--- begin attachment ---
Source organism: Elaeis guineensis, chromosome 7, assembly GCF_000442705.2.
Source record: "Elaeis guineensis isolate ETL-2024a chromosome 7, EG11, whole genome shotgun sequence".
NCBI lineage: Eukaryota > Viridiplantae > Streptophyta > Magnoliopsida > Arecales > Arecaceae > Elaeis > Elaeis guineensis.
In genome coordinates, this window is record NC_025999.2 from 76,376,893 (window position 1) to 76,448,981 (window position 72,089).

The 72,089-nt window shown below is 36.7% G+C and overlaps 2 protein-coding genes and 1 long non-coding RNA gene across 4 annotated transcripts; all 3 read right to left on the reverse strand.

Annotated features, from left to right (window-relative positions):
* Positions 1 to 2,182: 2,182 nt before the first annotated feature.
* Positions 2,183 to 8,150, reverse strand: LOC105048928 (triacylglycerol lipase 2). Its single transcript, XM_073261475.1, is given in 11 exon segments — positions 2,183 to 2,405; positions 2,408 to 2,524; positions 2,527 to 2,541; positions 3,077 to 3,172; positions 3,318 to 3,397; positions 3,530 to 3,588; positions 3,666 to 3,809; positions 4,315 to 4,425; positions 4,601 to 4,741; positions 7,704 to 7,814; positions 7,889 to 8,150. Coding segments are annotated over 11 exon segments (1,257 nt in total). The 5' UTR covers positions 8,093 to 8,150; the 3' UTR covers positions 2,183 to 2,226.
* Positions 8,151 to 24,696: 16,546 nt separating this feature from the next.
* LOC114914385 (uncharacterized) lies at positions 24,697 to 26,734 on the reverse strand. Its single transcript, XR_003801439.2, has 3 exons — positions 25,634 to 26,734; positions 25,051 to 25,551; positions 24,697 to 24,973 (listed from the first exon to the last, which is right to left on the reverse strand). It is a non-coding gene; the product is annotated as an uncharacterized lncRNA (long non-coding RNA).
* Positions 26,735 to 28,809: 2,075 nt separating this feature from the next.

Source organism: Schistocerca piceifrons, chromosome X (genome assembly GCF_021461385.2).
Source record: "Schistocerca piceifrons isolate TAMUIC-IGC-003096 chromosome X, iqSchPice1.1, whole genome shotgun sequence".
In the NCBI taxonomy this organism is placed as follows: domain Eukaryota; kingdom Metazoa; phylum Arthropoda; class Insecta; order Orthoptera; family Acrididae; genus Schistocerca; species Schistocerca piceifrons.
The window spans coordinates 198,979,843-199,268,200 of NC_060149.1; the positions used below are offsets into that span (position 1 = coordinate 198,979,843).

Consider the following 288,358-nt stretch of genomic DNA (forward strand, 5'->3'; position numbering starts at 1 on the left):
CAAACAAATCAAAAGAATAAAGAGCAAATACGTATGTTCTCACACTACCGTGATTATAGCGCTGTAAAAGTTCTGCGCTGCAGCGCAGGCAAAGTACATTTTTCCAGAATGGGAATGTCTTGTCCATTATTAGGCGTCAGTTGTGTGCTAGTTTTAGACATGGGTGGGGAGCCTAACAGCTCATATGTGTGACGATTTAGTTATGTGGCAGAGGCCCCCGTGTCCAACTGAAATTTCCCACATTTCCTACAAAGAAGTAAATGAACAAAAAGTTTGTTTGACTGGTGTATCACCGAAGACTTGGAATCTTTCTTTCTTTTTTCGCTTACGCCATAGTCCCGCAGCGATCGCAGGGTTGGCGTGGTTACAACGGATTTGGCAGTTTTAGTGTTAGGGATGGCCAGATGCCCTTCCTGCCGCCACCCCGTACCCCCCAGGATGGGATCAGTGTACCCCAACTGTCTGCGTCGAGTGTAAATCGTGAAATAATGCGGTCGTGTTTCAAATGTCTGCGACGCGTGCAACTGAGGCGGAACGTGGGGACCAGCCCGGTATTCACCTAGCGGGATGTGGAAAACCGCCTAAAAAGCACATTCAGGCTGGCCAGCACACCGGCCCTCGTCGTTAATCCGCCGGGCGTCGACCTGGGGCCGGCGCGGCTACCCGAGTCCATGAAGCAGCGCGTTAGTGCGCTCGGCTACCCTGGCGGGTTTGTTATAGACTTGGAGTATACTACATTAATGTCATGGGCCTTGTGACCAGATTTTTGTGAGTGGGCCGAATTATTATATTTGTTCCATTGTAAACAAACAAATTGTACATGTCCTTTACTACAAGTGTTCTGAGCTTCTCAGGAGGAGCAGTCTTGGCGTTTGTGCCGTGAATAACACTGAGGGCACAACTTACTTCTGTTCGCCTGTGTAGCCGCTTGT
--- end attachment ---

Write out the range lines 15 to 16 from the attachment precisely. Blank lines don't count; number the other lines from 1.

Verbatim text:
The window spans coordinates 198,979,843-199,268,200 of NC_060149.1; the positions used below are offsets into that span (position 1 = coordinate 198,979,843).

Consider the following 288,358-nt stretch of genomic DNA (forward strand, 5'->3'; position numbering starts at 1 on the left):